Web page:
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A Matter of Latitude

A Matter of Latitude

Book excerpt


The ocean heaves to its own pulse, angry and insistent, forcing its bulk against the rock; my wet and salty companion, silent, even as it roars. The tide runs high, the wind cyclonic, waves spill their spray into the fisherman's hut through the window cavity. The boom as each wave hits sends a lesser boom through me.

I'm using a wooden table with a missing leg as a barricade. Also occupying the fisherman's hut are two backless chairs and three wooden crates, their slates rotting and brittle. In a cracked plastic bucket are short lengths of frayed rope, discarded as useless by their owner, along with scraps of fishing net, tangled and no good to anyone.

I huddle in the back corner of this cold cell of a room with all the detritus, for all the good it's doing me. I can hear the canine, sniffing and whimpering outside: my stalker. The cavity should have been boarded up against the wind and the spray that coats everything in salt. My only comfort, it's too high for the dog.

The cavity must be too high for the dog or it would have leaped in for the kill by now. Unless it's building up the courage or figuring out its approach. I don't care to think about it. The barricade would be useless against that snarling beast, but I'm not crouched down here on the cold stone floor hiding from a four-legged enemy.

I reassess the condition of my body. I'm not in good shape. The dog bite on my left calf is bleeding through my jeans. I can feel the blood, sticky and warm. My left arm is a mess. Broken at the shoulder, it hangs, limp and unusable, the pain throbbing in time with my heartbeat. If I move, even a fraction, daggers of agony radiate through the whole of me, eclipsing the searing pain of the burns I received exiting the car, burns on my face and my hands.

I managed to get far enough away before the whole crumpled metal carcass went up in a ball of flame, despite the rain that had started teeming down. The wind that came with the rain sent the flames my way, scalding patches of exposed skin, singeing my hair.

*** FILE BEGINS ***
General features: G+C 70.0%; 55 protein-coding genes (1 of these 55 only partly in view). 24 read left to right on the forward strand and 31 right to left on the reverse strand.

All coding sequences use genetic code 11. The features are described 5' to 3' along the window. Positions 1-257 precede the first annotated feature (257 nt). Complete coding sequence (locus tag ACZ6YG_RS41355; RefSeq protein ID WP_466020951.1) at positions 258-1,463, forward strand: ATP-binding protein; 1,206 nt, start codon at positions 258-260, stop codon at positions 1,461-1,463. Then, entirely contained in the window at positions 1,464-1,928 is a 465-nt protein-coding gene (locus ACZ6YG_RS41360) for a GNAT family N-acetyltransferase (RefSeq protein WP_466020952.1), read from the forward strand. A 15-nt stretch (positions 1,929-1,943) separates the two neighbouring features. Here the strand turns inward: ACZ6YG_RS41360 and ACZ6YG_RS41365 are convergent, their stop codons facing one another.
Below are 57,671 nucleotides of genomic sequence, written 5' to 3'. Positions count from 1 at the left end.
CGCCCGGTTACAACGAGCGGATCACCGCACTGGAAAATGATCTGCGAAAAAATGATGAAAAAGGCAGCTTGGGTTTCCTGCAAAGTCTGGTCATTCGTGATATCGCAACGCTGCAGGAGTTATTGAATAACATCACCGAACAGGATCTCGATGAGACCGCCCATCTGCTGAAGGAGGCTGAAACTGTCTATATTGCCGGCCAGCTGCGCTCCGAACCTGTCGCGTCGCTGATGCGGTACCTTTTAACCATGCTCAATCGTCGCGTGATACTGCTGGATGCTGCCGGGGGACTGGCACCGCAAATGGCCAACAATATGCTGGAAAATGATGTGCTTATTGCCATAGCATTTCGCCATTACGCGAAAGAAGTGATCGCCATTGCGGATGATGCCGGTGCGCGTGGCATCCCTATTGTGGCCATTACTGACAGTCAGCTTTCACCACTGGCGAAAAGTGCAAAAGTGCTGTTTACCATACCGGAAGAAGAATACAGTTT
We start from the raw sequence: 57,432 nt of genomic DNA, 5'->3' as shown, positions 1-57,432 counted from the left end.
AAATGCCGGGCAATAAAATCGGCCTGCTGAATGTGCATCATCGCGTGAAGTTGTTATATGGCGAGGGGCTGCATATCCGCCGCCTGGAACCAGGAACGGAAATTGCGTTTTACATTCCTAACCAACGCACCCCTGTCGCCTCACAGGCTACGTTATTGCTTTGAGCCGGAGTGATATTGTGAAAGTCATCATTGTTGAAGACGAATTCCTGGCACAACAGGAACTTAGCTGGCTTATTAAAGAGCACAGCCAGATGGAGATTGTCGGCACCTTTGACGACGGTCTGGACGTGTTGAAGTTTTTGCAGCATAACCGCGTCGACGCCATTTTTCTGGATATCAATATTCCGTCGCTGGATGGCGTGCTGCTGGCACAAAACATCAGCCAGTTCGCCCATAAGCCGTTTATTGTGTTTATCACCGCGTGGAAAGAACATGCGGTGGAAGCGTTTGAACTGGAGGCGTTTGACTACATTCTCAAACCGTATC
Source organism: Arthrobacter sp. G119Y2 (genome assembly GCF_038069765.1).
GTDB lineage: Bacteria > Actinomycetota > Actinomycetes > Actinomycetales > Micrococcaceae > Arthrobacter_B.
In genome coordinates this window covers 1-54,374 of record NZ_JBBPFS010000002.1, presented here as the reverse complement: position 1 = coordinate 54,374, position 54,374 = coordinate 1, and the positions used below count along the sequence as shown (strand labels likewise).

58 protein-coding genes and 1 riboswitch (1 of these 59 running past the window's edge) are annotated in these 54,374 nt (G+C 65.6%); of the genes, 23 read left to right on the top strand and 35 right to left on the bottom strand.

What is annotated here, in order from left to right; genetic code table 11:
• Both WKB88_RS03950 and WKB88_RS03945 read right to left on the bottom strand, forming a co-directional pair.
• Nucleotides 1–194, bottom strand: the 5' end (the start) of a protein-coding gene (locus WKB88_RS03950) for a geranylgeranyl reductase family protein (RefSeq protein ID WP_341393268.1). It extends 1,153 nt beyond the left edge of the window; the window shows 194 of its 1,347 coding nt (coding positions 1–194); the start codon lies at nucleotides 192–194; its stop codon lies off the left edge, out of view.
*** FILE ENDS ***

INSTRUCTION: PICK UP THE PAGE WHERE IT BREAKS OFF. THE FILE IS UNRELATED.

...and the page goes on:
The dog can smell my blood, my weeping flesh. Hungry, feral, it shouldn't be out here where there is no other food but me.

I'm as hungry as you are, buddy.

The accident is stuck in my head on replay. It was a miracle I got out. How the hell I managed to grab my rucksack is anyone's guess, but I was motivated by its contents, or one particular item among the rest, my daughter's birthday present. What happened? The storm happened. I knew it was coming, it was the talk of the island, but I thought leaving at midday would give me ample time to drop off a painting to a regular customer, a Swedish doctor with a smart villa in the little village of Mancha Blanca, and make it back up the mountain to my wife's parents before the birthday party. Erik was insistent he wanted the work this weekend. And I needed the cash, not least to recoup the cost of what was inside that pretty wrapping paper. I was on my way to the party when the impact occurred.

That stretch of road is narrow and flanked by dry stone walls. Drivers shouldn't put their foot down, but enjoying the lack of hairpin bends, they do. I didn't see the vehicle that ran me off the road at the intersection and slammed my car into a wall. No, I definitely didn't see it coming. It was a large vehicle, that is all I recall, much larger than my own little car that flipped over and spun and came to a rest upside down.